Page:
Assessing bioavailable energy from geochemical data is ultimately a search for oxidation-reduction reactions that are far from equilibrium. In serpentinizing systems, these disequilibria mainly involve reduced chemical species such as H2, CH4, CO, NH3, HS-Serpentinization, Bioenergetics, Thermodynamics, Phylogenetics, Geochemistry, Geobiochemistry, and organic solutes like acetate and formate, and oxidized species such as O2, SO4-2, NO3-, NO2-, and CO3-2. Myriad reactions are out of equilibrium in the hyperalkaline springs of the Samail ophiolite in Oman. In a survey completed by Peter Canovas, the greatest energy supplies at the surface are shown to include hydrogen and methane oxidation, and the most feeble include sulfate reduction and methanogenesis. However, predicted conditions in the subsurface diverge as oxygen disappears and hydrogen production from water-rock reactions enables methanogenesis. Kirt Robinson, who has measured concentrations of acetate and formate in the same springs, has evaluated the energy supplies for reactions involving these organic solutes, together with reactions involving methane, ethane, and propane. These results serve to broaden our view of the complexity of the carbon cycle and energy supplies in the subsurface.

Geochemical data from hyperalkaline springs collected during fieldwork in previous years were used by James Leong to characterize how the water-rock reactions progressed to yield the inorganic composition of the springs. In the process he determined that earlier field measurements of dissolved silica were unreliable and new methods were developed for this important, but dilute, solute. James will compare his results for alteration in Oman with alteration in seafloor systems using samples taken during the recent (Nov 2015-Jan 2016) IODP expedition to the Southwest Indian Ridge. As in Oman, abundant altered gabbros were sampled on the IODP expedition, leading to new insights into the serpentinization of these rocks that are derived from the mantle by igneous processes. James will continue these studies in spring and summer 2016 in Lyon working with Muriel Andriani. Meanwhile, Peter Canovas completed general theoretical models of serpentinization across the olivine-clinopyroxene-othopyroxene ternary space as functions of temperature, depth, and water-rock ratio. These results provide a general thermodynamic framework for alteration that will be encountered during drilling in Oman.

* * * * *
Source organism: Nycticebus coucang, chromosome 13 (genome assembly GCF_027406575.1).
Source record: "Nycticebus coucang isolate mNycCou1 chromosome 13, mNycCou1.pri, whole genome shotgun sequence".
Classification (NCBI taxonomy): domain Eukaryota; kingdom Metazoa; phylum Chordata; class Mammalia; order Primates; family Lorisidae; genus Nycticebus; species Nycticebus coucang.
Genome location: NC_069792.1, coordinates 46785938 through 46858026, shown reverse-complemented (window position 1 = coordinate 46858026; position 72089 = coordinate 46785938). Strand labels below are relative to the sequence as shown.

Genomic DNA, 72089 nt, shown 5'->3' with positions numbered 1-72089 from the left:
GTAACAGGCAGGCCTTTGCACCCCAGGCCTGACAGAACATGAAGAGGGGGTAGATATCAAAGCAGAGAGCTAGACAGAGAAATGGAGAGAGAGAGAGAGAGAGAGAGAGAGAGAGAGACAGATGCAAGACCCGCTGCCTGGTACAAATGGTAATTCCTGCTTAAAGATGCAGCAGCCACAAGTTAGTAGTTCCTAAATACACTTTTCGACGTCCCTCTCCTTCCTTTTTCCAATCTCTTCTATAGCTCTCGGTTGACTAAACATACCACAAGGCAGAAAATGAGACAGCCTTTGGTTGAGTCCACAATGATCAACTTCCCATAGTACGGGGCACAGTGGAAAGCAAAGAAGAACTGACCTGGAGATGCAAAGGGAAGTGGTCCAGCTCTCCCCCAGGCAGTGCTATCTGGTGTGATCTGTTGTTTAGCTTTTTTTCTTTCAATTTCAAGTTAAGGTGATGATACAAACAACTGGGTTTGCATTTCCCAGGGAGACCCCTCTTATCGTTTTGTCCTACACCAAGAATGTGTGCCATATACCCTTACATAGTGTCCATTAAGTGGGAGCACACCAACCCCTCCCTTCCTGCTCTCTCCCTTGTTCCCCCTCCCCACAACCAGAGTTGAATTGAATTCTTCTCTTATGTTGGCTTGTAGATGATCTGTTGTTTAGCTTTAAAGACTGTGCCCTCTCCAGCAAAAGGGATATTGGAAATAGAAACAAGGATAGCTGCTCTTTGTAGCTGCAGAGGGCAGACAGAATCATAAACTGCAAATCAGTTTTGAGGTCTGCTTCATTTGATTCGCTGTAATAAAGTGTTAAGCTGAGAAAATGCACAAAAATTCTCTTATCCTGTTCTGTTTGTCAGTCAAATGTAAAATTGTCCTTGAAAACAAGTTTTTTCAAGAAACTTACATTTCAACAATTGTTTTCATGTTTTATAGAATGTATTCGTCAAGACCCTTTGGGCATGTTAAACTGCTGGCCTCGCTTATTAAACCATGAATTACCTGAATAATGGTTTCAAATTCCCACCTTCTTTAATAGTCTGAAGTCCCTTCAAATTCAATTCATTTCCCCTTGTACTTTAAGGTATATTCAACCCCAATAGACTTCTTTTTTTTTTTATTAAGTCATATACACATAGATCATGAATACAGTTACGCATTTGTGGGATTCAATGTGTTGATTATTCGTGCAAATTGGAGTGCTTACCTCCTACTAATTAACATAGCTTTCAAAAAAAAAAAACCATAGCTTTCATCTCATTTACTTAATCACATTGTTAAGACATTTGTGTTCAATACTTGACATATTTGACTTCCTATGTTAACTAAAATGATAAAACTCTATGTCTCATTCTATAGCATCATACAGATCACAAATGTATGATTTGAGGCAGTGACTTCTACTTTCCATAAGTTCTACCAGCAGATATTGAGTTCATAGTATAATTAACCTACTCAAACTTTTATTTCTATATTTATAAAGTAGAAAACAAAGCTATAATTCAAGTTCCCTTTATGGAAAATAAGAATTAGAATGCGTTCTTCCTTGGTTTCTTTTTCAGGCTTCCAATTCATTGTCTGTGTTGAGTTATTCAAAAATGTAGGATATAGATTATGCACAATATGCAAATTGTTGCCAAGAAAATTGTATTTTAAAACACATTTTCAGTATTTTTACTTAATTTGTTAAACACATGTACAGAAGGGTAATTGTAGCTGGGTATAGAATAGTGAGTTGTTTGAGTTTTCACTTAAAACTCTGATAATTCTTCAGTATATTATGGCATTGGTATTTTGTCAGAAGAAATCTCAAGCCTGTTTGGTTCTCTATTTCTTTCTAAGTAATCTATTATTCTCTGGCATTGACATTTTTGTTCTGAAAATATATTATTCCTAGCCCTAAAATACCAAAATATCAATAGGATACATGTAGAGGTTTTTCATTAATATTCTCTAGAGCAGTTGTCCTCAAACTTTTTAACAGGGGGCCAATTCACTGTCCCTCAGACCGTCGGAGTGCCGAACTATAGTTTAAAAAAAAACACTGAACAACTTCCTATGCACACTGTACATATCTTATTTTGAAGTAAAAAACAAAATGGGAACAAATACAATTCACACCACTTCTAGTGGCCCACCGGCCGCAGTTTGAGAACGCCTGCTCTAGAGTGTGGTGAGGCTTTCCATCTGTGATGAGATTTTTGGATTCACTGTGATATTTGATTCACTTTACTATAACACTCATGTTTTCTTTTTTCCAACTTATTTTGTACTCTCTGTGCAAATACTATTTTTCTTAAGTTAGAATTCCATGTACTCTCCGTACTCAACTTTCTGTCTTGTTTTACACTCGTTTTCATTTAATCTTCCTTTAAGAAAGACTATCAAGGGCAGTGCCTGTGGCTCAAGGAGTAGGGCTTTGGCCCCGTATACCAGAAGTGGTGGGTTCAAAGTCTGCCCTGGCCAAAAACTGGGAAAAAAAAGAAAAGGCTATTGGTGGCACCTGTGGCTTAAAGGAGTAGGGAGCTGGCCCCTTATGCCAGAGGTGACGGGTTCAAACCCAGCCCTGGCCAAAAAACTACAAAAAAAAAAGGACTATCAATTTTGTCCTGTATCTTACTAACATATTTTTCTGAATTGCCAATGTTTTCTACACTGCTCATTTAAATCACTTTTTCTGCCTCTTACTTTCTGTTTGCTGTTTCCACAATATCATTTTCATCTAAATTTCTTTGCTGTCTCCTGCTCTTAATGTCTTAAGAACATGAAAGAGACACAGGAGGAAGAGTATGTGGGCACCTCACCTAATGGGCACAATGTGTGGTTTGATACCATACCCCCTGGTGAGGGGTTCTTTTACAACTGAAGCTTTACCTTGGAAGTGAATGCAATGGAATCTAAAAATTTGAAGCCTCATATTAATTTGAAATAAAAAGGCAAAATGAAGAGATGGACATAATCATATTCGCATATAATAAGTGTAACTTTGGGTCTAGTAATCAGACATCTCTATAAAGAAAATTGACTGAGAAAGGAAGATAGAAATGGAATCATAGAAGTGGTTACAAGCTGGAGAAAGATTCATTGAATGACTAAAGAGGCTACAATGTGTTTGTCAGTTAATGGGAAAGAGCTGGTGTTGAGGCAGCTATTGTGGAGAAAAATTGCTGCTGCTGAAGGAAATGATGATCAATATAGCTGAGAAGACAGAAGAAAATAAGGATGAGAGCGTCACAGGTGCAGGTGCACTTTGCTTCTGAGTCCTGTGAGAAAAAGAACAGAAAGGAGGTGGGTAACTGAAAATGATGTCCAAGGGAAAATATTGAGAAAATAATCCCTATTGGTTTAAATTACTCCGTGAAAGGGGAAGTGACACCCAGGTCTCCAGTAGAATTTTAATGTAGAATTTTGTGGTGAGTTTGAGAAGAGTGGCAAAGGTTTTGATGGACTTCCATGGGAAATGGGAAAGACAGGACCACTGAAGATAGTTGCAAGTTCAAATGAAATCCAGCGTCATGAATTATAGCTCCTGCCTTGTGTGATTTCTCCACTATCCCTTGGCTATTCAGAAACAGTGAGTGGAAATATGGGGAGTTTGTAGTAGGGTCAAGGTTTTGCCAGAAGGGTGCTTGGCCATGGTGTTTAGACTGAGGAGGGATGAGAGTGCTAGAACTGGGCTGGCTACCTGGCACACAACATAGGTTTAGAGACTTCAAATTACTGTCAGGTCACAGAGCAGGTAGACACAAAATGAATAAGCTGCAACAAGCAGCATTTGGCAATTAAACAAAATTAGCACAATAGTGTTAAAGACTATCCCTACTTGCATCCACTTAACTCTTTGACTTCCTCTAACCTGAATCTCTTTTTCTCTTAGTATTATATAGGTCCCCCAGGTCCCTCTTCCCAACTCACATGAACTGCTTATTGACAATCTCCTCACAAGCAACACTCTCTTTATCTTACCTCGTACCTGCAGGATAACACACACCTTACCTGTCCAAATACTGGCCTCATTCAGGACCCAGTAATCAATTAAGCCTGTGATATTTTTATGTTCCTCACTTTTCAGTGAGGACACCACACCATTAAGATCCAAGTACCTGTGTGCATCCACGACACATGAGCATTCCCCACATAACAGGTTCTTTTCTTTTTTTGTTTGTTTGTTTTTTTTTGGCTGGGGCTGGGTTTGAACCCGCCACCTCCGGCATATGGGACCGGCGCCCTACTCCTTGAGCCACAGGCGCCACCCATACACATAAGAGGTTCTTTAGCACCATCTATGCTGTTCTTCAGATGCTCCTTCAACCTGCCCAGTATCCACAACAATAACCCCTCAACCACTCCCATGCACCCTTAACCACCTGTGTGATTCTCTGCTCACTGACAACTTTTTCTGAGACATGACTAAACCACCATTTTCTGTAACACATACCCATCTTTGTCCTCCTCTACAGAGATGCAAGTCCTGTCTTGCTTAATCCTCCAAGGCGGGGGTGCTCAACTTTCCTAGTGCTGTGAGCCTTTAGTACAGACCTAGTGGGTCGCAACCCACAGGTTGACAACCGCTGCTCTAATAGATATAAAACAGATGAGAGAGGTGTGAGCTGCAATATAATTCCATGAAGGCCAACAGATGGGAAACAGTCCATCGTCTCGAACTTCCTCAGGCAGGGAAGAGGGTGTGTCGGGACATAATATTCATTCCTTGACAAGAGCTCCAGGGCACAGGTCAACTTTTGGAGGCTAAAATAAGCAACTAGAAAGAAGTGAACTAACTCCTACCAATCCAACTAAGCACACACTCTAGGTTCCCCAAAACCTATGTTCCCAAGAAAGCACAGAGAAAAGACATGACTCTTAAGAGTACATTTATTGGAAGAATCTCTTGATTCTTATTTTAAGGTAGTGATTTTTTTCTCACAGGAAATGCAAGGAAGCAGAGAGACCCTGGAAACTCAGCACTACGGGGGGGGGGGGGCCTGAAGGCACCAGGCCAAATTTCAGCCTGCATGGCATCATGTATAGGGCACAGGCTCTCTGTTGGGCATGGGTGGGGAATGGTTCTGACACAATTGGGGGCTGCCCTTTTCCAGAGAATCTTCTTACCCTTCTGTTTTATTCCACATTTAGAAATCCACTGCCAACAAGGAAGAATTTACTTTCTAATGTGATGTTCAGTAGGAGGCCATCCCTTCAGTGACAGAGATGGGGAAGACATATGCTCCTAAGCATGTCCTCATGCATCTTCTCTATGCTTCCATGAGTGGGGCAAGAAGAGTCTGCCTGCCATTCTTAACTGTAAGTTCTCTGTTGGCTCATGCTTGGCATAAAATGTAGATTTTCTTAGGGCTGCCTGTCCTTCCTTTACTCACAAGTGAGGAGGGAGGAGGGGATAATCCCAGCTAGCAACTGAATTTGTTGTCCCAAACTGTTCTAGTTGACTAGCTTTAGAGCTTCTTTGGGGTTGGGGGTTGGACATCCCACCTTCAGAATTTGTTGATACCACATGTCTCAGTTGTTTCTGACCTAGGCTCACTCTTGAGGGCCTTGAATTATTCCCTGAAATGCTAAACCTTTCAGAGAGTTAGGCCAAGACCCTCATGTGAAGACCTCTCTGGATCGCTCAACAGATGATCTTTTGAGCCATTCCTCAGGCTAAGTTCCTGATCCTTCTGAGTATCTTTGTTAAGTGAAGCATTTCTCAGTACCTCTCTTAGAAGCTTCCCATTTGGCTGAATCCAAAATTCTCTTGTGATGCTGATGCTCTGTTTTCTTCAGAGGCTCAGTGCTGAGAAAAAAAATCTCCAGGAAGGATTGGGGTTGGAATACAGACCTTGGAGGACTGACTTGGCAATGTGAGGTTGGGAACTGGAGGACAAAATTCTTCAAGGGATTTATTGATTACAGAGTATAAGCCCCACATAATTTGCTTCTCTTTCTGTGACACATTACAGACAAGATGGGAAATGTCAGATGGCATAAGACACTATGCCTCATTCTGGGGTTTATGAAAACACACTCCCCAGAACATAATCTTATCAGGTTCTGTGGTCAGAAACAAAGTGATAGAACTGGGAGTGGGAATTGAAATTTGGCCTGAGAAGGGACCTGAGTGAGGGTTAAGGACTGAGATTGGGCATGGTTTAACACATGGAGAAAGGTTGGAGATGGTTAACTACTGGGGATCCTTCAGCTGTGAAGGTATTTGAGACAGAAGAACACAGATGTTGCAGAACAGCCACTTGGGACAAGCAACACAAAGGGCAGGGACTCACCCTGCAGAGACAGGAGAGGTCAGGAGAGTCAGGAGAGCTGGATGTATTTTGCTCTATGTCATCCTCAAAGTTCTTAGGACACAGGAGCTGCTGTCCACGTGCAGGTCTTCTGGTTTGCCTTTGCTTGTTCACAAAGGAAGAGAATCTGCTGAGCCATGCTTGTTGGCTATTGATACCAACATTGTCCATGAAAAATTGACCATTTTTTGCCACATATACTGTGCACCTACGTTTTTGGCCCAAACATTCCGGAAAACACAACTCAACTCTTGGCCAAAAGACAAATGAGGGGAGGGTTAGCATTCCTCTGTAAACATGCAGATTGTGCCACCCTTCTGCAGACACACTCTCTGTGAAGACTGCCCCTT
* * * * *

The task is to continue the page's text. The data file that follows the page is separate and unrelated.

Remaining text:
The carbon cycle during serpentinization is an extremely active area of research, and our combined organic and inorganic sampling of hyperalkaline fluids allows novel contributions. Kirt Robinson is focusing on redox reactions that link organic acids and carbonate minerals, and predicting how the relative abundances of organic acids vary with extent of serpentinization reactions. He finds that the various organic acids my be in redox equilibrium with different carbonate minerals (magnesite, dolomite, calcite) depending on the depth of fluid circulation. These theoretical results are providing an additional set of predictions for what will be encountered in the subsurface.

At the same time, progress is being made on combining microbiological and geochemical datasets from hyperalkaline springs. in 2015, Amisha Poret-Peterson and Alta Howells expanded the number and diversity of serpentinized sample locations from which we have sequencing data using samples from our 2014 (pre-RPL) expedition. Grayson Boyer is assisting Alta with the statistical analysis of combined geochemical and molecular data from hyperalkaline ecosystems in Oman, and together they are conducting a comprehensive effort to extract the most influential parameters, which will permit predictions for subsurface microbial communities. Grayson has also extracted lipids from some Oman sediment samples that he will contrast with his library of lipid data from Yellowstone hot springs.